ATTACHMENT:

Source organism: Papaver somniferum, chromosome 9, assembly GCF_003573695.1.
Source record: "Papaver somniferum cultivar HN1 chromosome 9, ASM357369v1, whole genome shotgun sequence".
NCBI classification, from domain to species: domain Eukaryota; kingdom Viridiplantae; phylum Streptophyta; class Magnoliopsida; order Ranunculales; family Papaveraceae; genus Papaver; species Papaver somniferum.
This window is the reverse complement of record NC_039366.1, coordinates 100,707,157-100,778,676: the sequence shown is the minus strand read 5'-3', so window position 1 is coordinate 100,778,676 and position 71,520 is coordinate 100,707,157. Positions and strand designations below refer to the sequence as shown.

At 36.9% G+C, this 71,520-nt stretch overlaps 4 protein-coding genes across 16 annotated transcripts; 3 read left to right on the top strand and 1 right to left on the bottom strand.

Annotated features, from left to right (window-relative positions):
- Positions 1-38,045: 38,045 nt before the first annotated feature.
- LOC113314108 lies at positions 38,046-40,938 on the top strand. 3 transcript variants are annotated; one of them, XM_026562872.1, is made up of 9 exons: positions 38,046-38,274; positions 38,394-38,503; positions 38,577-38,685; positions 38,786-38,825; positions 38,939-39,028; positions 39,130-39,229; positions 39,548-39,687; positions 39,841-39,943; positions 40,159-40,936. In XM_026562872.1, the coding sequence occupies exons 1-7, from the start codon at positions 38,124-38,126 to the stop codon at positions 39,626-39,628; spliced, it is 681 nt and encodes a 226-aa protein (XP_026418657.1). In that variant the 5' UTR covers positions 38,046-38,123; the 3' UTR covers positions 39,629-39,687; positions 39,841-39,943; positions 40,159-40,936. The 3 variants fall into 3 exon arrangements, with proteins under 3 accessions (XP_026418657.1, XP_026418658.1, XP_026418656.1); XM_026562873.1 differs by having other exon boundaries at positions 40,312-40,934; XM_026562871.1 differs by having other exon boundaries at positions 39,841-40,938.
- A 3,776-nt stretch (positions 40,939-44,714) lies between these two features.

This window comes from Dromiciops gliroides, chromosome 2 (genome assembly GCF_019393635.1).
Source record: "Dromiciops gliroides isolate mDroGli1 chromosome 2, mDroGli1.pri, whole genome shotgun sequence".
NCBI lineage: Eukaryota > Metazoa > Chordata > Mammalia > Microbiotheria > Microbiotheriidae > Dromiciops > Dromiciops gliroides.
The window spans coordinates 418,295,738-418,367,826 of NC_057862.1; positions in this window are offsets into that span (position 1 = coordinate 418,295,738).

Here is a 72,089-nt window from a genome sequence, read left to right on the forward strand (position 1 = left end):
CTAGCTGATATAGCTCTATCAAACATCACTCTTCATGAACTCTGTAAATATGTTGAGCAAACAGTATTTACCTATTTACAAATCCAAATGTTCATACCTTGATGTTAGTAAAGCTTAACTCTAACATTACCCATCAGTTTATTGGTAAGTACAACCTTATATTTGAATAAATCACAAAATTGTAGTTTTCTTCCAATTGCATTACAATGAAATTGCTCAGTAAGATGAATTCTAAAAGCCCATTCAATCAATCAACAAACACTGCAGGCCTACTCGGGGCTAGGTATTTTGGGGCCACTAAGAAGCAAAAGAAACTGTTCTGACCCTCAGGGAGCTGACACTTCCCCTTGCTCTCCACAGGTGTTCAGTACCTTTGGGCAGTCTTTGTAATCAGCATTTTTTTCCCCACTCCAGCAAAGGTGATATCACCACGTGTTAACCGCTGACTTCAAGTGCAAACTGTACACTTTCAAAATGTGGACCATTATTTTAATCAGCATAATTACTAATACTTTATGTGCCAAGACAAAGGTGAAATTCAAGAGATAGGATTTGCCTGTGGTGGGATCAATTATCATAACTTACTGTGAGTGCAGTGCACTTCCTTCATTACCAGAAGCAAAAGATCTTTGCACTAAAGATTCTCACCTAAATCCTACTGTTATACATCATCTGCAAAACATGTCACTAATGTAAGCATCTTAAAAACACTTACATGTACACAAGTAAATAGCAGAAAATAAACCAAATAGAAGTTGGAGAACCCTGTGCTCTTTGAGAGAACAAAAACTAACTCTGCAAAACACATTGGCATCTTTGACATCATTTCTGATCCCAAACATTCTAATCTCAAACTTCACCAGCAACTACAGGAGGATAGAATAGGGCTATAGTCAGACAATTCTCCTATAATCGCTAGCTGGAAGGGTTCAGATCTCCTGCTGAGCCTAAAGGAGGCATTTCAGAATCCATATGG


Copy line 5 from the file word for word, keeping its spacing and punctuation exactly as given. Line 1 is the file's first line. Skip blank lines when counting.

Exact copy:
At 36.9% G+C, this 71,520-nt stretch overlaps 4 protein-coding genes across 16 annotated transcripts; 3 read left to right on the top strand and 1 right to left on the bottom strand.